Vol. 18, No. 1 • November 2013

Working with Birth Parents Who Have Trauma Histories

From the National Child Traumatic Stress Network, 2011

Just as children in foster care have lived through trauma, many of their parents have histories of childhood or adult trauma: physical abuse, sexual abuse, domestic violence, serious accidents, and community violence--along with the experience of having their children placed in foster care. These experiences, if left unaddressed, can continue to impact individuals well into adulthood. Parents' past or present trauma can make it difficult for them to work effectively with case workers and resource parents toward reunification with their children.

Even if you don't know a parent's personal history of trauma, recognizing that trauma may have played a role in their lives will help you more effectively support and work with the entire family.

How Trauma May Affect Birth Parents
As a result of past traumatic experiences, birth parents may:

  • Have difficulty keeping themselves and their children safe and healthy. Some are overprotective, while others may not recognize real dangers that can threaten their children.
  • Resort to coping in unhealthy ways, such as using drugs or alcohol.
  • React more strongly and/or negatively to things--or have a harder time understanding and/or controlling their emotions, behavior and/or words.
  • Be more susceptible to further trauma, such as domestic violence.
  • Have an invading sense of loss of control, particularly during and/or directly following their child's removal from home. Often parents will re-experience this during case planning processes, visitation, court hearings, or when they or their child receive services.
  • Find it difficult to trust others, especially people in positions of power--caseworkers, judges, and even resource parents.
  • Be more vulnerable to trauma reminders--or triggers--when a sound, smell, or feeling brings back the experience of the trauma all over again. Reminders may cause parents to overreact to situations that others would not find difficult. Situations that trigger parents can include: children's behavior during visits, case conferences and court hearings, and/or interactions with resource parents or other authority figures.
  • Become numb or shut down--even when interacting with their child--or misread your words or intentions. These difficulties can indicate the presence of trauma reminders.
  • Mistrust or be jealous of you as the resource parent. They may second guess your role as caregiver or question your discipline or caretaking choices.

Working with Birth Parents
A good relationship between birth parents and resource parents promotes child safety, permanence, and well-being. While not easy to do, positive interactions between you and the birth parents can create a sense of safety, security, and support for the children in your care. Particularly in stressful situations, understanding how a history of trauma can impact birth parents can increase your likelihood of success.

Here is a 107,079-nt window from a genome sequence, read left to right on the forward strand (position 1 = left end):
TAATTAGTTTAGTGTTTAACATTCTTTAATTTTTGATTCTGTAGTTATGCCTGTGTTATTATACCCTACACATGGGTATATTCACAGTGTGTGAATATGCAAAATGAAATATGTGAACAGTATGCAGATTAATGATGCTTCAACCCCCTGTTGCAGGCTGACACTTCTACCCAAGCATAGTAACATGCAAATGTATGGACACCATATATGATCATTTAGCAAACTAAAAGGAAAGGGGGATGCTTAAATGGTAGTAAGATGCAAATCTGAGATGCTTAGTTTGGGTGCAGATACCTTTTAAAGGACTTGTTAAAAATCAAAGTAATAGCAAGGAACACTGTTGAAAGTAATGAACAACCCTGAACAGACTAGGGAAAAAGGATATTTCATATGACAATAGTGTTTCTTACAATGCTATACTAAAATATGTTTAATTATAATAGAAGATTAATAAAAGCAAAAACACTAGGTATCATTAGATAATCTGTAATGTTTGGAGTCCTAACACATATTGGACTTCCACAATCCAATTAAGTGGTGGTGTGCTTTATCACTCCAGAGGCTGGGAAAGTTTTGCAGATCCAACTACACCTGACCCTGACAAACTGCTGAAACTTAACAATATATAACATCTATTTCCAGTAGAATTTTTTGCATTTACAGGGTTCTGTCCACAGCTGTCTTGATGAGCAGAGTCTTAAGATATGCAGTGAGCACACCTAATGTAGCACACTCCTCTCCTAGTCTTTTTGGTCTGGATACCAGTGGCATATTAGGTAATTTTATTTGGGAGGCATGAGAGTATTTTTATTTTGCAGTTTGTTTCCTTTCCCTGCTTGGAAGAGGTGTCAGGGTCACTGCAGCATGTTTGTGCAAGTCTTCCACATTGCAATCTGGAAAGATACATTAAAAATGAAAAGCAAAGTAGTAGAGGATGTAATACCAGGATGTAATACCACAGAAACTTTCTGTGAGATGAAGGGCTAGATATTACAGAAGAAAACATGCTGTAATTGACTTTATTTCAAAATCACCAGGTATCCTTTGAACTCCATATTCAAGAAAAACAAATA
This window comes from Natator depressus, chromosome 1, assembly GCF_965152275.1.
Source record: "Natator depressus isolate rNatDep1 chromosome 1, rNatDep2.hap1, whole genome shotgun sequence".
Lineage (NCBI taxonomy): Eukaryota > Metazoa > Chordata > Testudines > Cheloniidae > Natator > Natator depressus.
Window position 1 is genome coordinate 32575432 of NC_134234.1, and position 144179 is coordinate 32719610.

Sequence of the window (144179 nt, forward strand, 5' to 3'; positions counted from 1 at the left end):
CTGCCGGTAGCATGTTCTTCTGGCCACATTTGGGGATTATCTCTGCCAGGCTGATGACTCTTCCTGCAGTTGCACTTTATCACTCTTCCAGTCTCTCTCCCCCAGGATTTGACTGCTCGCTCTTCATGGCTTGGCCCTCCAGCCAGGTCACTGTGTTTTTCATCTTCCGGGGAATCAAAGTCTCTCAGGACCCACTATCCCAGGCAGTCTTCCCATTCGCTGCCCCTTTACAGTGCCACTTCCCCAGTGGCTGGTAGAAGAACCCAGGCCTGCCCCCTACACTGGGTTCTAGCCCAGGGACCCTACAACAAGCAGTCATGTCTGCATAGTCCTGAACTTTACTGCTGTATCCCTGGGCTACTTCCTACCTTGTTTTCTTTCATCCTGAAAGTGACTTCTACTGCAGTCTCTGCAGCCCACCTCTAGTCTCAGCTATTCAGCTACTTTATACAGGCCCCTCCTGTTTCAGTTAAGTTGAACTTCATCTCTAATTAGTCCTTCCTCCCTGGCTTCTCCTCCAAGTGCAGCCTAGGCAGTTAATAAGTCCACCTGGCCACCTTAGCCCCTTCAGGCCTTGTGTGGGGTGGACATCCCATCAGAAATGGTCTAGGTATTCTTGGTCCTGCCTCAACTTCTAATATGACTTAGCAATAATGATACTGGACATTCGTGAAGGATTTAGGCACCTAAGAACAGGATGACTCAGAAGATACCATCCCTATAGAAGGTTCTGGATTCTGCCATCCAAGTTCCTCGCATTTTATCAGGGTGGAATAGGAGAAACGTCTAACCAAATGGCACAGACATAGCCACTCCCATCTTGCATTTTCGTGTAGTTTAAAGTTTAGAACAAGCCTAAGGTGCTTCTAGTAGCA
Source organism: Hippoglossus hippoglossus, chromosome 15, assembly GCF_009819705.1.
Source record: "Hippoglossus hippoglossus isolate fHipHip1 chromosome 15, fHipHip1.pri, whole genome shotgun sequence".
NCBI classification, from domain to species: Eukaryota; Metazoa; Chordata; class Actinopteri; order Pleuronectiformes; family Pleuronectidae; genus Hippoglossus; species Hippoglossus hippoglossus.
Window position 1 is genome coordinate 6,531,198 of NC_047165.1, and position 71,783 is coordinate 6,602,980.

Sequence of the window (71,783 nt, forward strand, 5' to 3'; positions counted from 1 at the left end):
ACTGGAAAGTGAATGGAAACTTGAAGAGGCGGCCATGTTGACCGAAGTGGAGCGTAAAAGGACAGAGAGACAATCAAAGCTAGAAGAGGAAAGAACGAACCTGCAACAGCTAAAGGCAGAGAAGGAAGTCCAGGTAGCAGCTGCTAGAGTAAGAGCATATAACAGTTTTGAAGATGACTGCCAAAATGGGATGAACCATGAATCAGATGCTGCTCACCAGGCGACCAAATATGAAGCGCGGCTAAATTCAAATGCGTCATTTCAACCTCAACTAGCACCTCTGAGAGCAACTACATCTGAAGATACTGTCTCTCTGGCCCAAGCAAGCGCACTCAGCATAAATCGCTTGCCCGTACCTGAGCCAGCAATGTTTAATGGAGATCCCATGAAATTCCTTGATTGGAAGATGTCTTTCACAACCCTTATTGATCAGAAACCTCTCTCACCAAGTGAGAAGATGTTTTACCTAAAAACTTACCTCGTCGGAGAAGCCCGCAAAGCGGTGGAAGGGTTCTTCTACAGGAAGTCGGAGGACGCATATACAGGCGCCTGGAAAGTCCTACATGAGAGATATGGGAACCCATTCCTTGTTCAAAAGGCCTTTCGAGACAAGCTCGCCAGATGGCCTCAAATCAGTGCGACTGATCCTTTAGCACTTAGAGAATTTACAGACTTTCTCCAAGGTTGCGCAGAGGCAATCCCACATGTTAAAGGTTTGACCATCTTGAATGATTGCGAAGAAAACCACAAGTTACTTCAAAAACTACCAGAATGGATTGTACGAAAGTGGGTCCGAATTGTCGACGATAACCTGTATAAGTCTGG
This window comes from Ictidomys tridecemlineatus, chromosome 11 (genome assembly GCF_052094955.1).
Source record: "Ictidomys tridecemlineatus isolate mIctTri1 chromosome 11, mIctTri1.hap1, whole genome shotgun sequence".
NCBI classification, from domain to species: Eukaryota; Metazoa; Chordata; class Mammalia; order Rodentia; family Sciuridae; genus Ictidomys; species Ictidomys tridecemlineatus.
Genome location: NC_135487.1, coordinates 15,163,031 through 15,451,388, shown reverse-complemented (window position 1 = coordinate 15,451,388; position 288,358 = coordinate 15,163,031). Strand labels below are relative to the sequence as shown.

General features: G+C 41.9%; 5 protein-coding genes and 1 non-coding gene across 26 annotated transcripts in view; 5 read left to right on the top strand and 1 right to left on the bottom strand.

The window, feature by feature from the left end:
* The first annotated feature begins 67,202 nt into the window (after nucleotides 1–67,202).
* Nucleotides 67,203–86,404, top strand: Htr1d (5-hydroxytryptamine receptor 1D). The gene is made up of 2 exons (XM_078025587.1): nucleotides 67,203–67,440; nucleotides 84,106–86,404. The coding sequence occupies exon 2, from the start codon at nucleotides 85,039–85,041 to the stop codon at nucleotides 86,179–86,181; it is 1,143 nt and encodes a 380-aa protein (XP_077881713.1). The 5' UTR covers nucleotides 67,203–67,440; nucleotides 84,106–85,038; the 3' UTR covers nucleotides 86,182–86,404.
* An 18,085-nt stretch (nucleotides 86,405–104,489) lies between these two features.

Neither birth parents nor resource parents can accomplish their work effectively without the help of the other. Both caregivers bring a unique set of experiences, skills, and knowledge to the process of caring for the child. The following approaches can help you more effectively work with birth parents who have experienced trauma:

  • Don't take difficult reactions personally. Understand that parents' anger, fear, resentment, or avoidance may be a reaction to their traumatic experiences--rather than to the child or to you.
  • Remember that parents who have experienced trauma are not "bad." Blaming or judging them will likely make the situation worse rather than motivating them to change.
  • Show birth parents that you genuinely care by complimenting their efforts to keep their child safe. Support them in their role as parents by asking for suggestions on how to care for their child. When differences of opinion in parenting beliefs and practices arise, understand that they may be reacting to feelings of fear, inadequacy, or losing control. Focus on the child to keep disagreements from becoming personal.
  • Model direct and honest communication. Share your observations (instead of opinions) when presenting information that may be hard to handle. Similarly, be aware of and openly acknowledge your own mistakes.
  • Establish clear boundaries and expectations with birth parents and caseworkers. Be consistent and, when you make a commitment, follow it through. Work hard to come to agreement, rather than staying stuck on being "right" or trying to "win."
  • Remember that visits, court hearings, and case conferences are difficult for birth parents and children. Work with them to set a routine for these encounters: decide together how to handle meetings, say goodbye, schedule phone contacts, and so forth. Tell birth parents and caseworkers about any event that might affect the quality of the meeting (e.g., the child had a tough day at school, didn't sleep well, etc.).
  • Stay calm, even-toned and neutral during stressful situations-- you'll be less likely to generate arguments. If not a kinship provider, always ask the birth parent how they would like to be addressed--this conveys respect.
  • Remember that things will not always go smoothly, even if you are trying as hard as you can. Work towards mutual trust, while keeping in mind that it may take some time.

To view references cited in this and other articles in this issue, click here.

~ Family and Children's Resource Program, UNC-CH School of Social Work ~